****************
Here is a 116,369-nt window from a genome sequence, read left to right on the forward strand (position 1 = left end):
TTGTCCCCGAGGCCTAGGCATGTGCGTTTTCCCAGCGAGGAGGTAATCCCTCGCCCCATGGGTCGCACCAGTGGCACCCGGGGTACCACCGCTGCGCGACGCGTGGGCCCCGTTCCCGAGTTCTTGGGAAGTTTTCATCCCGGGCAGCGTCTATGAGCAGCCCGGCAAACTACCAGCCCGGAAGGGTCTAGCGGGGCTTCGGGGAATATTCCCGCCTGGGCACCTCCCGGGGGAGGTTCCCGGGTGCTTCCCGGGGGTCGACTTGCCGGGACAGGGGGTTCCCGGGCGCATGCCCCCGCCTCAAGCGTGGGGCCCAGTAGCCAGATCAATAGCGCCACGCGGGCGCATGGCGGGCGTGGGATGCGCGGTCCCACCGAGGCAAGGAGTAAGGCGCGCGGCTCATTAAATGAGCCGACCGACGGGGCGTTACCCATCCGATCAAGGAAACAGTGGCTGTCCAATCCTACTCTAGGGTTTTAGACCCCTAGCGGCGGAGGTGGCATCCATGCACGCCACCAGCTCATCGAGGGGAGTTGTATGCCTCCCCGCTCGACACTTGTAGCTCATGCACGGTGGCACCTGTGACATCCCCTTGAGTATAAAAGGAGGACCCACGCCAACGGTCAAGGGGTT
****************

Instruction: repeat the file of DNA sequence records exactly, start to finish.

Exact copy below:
Here is a 116,369-nt window from a genome sequence, read left to right on the forward strand (position 1 = left end):
TTGTCCCCGAGGCCTAGGCATGTGCGTTTTCCCAGCGAGGAGGTAATCCCTCGCCCCATGGGTCGCACCAGTGGCACCCGGGGTACCACCGCTGCGCGACGCGTGGGCCCCGTTCCCGAGTTCTTGGGAAGTTTTCATCCCGGGCAGCGTCTATGAGCAGCCCGGCAAACTACCAGCCCGGAAGGGTCTAGCGGGGCTTCGGGGAATATTCCCGCCTGGGCACCTCCCGGGGGAGGTTCCCGGGTGCTTCCCGGGGGTCGACTTGCCGGGACAGGGGGTTCCCGGGCGCATGCCCCCGCCTCAAGCGTGGGGCCCAGTAGCCAGATCAATAGCGCCACGCGGGCGCATGGCGGGCGTGGGATGCGCGGTCCCACCGAGGCAAGGAGTAAGGCGCGCGGCTCATTAAATGAGCCGACCGACGGGGCGTTACCCATCCGATCAAGGAAACAGTGGCTGTCCAATCCTACTCTAGGGTTTTAGACCCCTAGCGGCGGAGGTGGCATCCATGCACGCCACCAGCTCATCGAGGGGAGTTGTATGCCTCCCCGCTCGACACTTGTAGCTCATGCACGGTGGCACCTGTGACATCCCCTTGAGTATAAAAGGAGGACCCACGCCAACGGTCAAGGGGTT